The Joys of Pink Floyd
I fear for the future of high fidelity. With every passing month, weseem to be satisfied with sound that is merely good enough. Blame it on adecade of listening to squished MP3s through cheap ear buds.
I fear for the future of high fidelity. With every passing month, we seem to be satisfied with sound that is merely good enough. Blame it on a decade of listening to squished MP3s through cheap ear buds.
In the Olden Days, my friends and I would descend upon stereo stores, pretending to be in the market for some new speakers. “Those JBLs look good. Could we hear them, my good man? And then let’s A-B them with those Cerwin-Vegas. No, no — the ones with the 15-inch woofers. ”
The salesperson would dutifully find the LP we suggested and place it on the turntable.
For the next 20 minutes, we’d be pummelled by sound, glorious sound. The sparkling highs. The chest-crushing bass. The sweet midrange. Once the side of the record ran out, we’d promise to think about it and leave the poor salesman commissionless.
One of the albums we’d always ask for was Pink Floyd’s Dark Side of the Moon because it was one of the best-produced and most carefully recorded albums of the era.
There was an emotional and physical thrill of hearing it through speakers that could handle the thump of the heartbeat that leads into Breath, the deep bass stabs of Time and the definition of Clare Torry’s voice on The Great Gig in the Sky.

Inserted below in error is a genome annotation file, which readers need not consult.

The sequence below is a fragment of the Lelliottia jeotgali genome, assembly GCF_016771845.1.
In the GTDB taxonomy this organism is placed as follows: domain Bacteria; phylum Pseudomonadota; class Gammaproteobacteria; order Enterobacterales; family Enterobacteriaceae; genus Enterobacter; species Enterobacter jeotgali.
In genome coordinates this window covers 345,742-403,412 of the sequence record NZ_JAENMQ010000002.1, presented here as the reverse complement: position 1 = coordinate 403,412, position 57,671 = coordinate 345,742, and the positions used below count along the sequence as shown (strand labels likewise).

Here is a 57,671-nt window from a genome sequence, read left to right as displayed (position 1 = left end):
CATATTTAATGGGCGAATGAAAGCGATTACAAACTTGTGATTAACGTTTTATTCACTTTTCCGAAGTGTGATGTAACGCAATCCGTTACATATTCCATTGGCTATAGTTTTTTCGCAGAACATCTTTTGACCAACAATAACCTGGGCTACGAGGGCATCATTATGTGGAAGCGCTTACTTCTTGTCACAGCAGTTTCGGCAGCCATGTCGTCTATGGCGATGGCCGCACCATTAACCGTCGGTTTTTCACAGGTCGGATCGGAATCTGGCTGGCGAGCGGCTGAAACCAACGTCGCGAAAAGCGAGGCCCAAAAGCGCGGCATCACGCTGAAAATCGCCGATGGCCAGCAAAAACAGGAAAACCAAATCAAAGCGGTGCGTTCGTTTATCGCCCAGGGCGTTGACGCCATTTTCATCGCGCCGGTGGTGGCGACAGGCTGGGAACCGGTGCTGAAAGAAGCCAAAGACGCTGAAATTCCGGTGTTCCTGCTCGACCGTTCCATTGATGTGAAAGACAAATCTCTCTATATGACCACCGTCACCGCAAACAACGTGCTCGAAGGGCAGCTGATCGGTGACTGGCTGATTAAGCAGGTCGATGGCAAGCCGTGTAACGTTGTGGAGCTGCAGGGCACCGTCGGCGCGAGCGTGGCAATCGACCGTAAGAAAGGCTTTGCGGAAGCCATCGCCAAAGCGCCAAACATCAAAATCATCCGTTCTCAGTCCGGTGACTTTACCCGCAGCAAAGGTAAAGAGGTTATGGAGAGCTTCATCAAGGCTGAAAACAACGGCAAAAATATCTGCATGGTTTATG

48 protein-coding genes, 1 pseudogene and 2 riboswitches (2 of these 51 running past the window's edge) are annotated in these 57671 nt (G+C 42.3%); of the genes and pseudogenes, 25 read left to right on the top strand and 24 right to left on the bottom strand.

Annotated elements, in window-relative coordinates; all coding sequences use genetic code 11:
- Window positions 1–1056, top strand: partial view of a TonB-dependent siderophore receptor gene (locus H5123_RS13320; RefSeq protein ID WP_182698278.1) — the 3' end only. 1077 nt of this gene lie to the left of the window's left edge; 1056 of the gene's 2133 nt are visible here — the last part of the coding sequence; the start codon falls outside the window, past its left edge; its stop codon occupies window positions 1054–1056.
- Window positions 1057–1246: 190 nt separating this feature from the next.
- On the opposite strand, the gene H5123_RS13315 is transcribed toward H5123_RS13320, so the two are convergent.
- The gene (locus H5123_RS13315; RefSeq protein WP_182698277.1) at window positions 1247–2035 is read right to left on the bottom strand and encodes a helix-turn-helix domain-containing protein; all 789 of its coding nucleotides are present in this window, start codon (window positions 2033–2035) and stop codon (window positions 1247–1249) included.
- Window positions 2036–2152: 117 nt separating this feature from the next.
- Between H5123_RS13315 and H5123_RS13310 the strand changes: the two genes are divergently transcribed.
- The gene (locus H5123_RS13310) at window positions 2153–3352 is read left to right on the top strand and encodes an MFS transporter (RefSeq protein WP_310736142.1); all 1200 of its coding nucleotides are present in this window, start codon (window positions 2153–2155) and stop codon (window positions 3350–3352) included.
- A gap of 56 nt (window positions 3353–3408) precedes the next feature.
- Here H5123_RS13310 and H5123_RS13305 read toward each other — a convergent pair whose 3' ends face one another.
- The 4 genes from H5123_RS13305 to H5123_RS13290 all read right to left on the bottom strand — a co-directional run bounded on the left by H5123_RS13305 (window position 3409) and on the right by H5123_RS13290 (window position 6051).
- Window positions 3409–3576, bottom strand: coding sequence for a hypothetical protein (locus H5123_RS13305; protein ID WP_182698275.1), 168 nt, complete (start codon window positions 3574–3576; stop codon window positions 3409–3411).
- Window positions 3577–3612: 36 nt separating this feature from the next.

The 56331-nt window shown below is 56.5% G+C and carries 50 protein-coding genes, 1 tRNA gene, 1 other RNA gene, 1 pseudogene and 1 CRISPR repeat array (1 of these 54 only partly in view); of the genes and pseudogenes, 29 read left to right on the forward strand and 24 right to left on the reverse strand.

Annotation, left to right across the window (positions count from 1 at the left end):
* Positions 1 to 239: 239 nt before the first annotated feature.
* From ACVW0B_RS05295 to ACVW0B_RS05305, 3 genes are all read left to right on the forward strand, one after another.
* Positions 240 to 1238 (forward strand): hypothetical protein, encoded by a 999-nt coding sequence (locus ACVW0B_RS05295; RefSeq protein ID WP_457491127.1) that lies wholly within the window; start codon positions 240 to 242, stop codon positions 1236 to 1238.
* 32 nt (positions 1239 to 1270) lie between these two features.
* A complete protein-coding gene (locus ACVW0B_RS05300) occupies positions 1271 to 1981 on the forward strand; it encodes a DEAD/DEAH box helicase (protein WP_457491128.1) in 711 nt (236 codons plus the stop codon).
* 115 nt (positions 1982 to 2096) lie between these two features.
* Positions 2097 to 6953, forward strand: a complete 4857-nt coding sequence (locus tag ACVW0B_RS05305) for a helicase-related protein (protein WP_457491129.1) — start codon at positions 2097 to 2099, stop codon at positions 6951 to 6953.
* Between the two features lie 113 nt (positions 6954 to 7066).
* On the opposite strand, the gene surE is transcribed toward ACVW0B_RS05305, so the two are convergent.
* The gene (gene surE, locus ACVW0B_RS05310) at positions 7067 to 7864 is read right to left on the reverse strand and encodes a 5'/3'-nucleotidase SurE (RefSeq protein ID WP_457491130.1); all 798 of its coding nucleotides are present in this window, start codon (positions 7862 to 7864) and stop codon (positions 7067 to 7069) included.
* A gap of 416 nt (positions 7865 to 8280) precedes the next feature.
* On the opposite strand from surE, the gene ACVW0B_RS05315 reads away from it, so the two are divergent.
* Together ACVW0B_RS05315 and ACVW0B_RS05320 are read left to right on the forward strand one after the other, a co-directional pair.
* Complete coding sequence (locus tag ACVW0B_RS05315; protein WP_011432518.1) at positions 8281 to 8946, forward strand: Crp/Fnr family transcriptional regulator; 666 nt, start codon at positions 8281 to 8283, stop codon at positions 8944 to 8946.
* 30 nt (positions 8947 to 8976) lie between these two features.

The music caused dopamine to flood our brains, which is literally the same neurochemical response a heroin addict has when he gets a fix.
Today, though, MP3s and cheap ear buds have taken much of the fidelity out of music.
Even modern CDs sound worse than CDs that were released in the 1980s thanks to overuse of compression. We’ve forgotten how good recorded music can sound. Worse yet, many people have never experienced it.
That’s why I urge everyone to go out and buy the new Pink Floyd remasters along with a very good set of headphones. Clear the credit card. I don’t care how.
Dark Side is the ultimate album for headphone music. Turn down the lights and turn up the music. Marvel at the subtleties of the arrangements, the texture of the production and brilliance of the musicianship.
Notice how you react physically and emotionally. This is how good music can sound.
This is what excited people about music once. Surrender to it.
You may never use ear buds again.